SHINWOOKKIM

shinwookkim.com

THE NIGHT WATCH (2011-2017)


작가는 기억이라는 공간에 대한 새로운 시각적 언어를 생산 하고자 하는데 작가에게 기억이란 존재하고 있지만 인지하지 못하는 공간이다. 이번 전시장 중앙에 위치할 거대한 크기의 사진 작업 ‘뉴 포레스트 (New Forest, 2012)’는 작가가 ‘장노출’ 기법을 사용해 지속해온 <나이트 워치 시리즈, 2011~>중에 하나이다. ‘장노출’ 기법이란 빛이 적은 곳에서 인위적인 조명을 통해 특정한 장소를 카메라에 장시간 노출시키는 사진 촬영 기술의 하나이다. 이를 통해 작가는 눈에는 보이지 않지만 분명히 존재하고 있는 풍경을 드러내고자 하였고 이를 통해 기억이라는 공간을 재 정의하고자 하였다. 

The Night Watch

When I was nineteen years old, I joined the military. I had to be the night watchman two hours each night by the border between South and North Korea. During the night watch duty, as a young soldier, I was always exhausted. Due to my great tiredness in the daytime, sometimes I roamed from my night watch spot to everywhere else in an unconscious state.

One day I was dozing off and walking around at the same time. Suddenly I bumped into a man. Right away I realized that I had walked pretty far away from the night watch spot unconsciously and the ‘man’ I bumped into was a huge tree trunk. I visually got an idea for this series from the moment I bumped into the tree trunk, the moment I first experienced in an optical illusion.

The locations where I took pictures of a border never have an actual line. In Korea, a boundary meant frozen territory, a forbidden zone, a line between life and death involved an extreme tension, especially at night. Simultaneously, it was a picturesque landscape beyond the border.

However in Europe, physical borders no longer exist, only transitional sites exist. By taking a picture of transitional areas at night, I put in some of the emotional tension that I gained from my memories of the border. My gothic, uncanny, and mysterious memory overlays the specific transitional sites.


The Age of Darkness Seen through a Digital Mirror

Young June Lee <critic>

As night falls, darkness creeps in. Along with the darkness comes the monster. But the monster does not come from far away. It comes from within. You, the human is the home of the monster. The monster never stops, it never sleeps. If you fail to tame the monster, it will destroy you from within. Why fear the monster? It brings chaos. Like a naughty child, the monster unsettles what has been established and shakes what has been stable. The monster is not easy to detect as it hides deep in the darkness.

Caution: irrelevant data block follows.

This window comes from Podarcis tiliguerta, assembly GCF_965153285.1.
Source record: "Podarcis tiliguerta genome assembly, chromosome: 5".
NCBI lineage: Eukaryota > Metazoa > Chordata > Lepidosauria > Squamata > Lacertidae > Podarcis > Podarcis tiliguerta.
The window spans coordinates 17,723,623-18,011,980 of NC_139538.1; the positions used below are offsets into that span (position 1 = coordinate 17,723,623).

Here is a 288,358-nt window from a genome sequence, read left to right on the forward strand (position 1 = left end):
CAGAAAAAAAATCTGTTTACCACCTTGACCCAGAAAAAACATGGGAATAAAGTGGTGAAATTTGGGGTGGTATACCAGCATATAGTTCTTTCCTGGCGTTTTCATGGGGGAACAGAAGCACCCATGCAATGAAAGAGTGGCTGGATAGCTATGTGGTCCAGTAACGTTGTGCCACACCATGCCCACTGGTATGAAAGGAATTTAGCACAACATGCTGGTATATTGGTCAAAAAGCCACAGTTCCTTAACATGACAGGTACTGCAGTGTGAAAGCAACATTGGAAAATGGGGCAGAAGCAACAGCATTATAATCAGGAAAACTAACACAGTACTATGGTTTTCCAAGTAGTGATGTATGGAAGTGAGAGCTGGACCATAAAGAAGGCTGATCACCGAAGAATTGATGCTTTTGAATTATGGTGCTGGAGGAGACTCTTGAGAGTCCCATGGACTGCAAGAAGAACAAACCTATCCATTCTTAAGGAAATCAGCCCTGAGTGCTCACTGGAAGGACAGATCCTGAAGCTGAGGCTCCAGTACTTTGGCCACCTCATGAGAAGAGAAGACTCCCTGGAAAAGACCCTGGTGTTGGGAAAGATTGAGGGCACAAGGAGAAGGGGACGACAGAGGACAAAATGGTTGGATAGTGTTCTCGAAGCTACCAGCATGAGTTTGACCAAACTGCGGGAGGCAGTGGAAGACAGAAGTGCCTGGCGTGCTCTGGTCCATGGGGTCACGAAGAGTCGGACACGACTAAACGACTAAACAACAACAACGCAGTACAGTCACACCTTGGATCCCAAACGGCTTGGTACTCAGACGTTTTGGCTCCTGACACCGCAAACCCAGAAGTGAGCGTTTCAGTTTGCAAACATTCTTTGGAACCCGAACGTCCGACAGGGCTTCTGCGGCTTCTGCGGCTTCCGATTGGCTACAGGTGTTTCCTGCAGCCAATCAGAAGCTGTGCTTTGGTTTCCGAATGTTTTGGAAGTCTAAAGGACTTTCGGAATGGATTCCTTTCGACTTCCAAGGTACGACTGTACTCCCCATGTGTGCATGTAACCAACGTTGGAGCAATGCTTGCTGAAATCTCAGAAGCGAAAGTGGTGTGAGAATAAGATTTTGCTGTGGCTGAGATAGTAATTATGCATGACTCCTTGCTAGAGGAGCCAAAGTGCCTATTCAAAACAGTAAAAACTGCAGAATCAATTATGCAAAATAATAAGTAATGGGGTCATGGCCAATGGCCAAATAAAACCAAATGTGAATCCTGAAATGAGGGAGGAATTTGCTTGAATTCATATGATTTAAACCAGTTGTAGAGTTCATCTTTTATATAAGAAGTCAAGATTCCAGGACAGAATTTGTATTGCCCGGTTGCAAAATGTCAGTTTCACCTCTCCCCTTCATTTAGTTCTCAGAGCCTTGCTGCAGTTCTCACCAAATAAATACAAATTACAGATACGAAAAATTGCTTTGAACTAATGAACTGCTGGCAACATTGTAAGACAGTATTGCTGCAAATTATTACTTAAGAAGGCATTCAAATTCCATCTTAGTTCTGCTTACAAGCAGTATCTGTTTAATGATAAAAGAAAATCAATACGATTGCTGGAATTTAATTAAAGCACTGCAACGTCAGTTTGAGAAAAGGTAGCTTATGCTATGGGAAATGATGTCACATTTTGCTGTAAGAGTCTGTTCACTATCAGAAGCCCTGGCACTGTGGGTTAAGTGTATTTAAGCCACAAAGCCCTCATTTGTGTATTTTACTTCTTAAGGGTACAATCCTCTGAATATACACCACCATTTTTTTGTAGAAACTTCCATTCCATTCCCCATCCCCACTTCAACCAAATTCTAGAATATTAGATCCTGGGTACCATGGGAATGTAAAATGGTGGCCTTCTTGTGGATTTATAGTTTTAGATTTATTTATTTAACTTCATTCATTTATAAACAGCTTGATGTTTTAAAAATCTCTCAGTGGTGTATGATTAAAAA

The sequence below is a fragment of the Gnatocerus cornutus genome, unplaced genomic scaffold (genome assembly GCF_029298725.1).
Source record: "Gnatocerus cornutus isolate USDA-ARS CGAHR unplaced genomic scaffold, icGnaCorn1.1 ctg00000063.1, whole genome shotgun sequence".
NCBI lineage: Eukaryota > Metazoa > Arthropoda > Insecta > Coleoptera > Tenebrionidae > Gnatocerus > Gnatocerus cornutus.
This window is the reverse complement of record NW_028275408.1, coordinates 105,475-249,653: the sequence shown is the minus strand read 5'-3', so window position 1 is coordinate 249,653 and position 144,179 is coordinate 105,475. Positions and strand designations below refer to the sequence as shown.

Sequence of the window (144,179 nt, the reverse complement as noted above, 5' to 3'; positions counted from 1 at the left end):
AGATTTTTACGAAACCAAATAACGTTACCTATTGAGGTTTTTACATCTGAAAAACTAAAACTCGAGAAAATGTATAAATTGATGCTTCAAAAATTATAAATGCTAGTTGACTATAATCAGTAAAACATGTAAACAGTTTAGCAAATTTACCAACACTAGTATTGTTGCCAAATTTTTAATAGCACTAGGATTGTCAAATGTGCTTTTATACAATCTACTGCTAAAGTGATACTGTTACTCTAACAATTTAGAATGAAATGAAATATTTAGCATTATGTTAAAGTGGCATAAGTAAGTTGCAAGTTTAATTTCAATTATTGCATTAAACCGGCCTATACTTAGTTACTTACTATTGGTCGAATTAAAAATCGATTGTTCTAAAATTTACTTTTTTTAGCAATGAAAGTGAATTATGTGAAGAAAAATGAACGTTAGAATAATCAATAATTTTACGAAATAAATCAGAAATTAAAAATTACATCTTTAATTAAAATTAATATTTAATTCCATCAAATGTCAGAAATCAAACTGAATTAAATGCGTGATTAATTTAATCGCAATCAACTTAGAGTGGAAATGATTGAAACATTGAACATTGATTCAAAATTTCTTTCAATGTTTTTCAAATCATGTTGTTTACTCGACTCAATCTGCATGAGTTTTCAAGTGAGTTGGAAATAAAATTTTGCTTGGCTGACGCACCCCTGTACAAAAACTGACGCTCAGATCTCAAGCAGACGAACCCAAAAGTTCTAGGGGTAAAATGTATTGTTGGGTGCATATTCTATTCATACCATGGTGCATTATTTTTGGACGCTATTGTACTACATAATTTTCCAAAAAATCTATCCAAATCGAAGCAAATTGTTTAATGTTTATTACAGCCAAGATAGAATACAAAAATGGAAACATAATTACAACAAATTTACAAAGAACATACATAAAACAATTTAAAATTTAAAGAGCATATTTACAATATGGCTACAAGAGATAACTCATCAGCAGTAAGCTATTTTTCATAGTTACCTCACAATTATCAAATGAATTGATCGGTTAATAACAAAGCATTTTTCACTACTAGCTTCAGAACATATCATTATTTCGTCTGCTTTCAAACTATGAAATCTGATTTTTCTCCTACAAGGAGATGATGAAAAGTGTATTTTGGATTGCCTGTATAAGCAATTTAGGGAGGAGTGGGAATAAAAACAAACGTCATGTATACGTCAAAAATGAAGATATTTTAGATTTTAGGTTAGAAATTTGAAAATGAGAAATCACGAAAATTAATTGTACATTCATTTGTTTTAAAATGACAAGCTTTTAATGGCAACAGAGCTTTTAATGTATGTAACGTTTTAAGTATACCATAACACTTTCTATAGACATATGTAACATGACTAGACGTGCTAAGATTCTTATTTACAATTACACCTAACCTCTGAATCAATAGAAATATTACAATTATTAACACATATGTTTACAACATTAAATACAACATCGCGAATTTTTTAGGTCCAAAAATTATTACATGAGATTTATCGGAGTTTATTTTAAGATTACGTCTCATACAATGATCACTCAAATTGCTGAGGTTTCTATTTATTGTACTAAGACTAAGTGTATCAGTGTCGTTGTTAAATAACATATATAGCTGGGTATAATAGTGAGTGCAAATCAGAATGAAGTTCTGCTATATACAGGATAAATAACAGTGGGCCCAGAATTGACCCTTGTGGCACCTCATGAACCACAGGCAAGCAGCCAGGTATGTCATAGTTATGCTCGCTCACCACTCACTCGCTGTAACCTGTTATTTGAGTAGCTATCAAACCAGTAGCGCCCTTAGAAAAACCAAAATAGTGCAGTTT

So comes the camera, the human tool to control light. The little machine that freezes time is hoped to help to tame the monster. The language of the camera was thought to be light. But it turned out that the language of the camera was darkness. Inside the camera was a circuit to channel the flow of darkness. The origin of the word camera has come from ‘camera obscura’, which means darkroom. So, it is very natural that the camera finds itself comfortable in the midst of the darkness of the night.

However, the camera must not be left free in the dark. In modern period the camera itself has turned out to be a monster. Indeed, in the society of abundant technologically reproduced images, the camera has always been a monster. Friedrich Nitzsche has already warned, “beware that, when fighting monsters, you yourself do not become a monster. For when you gaze long into the abyss, the abyss gazes also into you.” Fighting the monster of the darkness, the camera has become a monster. In the past, the darkness lay in ignorance and poverty. These days, the darkness sits in the midst of light. For too bright light blinds the eye.

So the camera should be put under control. So comes the photographer. Shinwook Kim intervenes in a scene otherwise chaotic in a monstrous darkness. His camera stares in the darkness. Tree branches and trunks shining bright are poised to stand on guard to the hell of darkness. But this light is artificial. What looks to be very bright is indeed the play of exposure time and aperture. This amount of light would have been ignorable in the bright sunshine of the day. In some photographs, the darkness itself is also artificial. It is tainted with the light of the city, with multiple colors mixed in it. Complex light sources such as street lamps, signboards and interior lights create darkness that is so biased to a certain color that it can no longer be called darkness. These days, there is no pure darkness. What has been polluted is not just the air but the darkness. So the photographer has set out to pursue the pure darkness but ends up finding himself caught up in the mixture of light and darkness.

What ever happened to Rembrandt, the painter of light and darkness? His famous painting <Night Watch, or The Militia Company of Captain Frans Banning Cocq> (1642) has long been thought to be a depiction of a night scene. But when the painting was cleaned, it was discovered to represent a broad day. Indeed, it was a party of musketeers stepping from a gloomy courtyard into the blinding sunlight. Dark misunderstanding has been surrounding this painting for so long time. Although he was a popular painter and a rich man, he lived in extravagance and his life ended in a misery. Finally he was buried as a poor man in an unknown grave. After twenty years since his death, his remains were taken away and destroyed.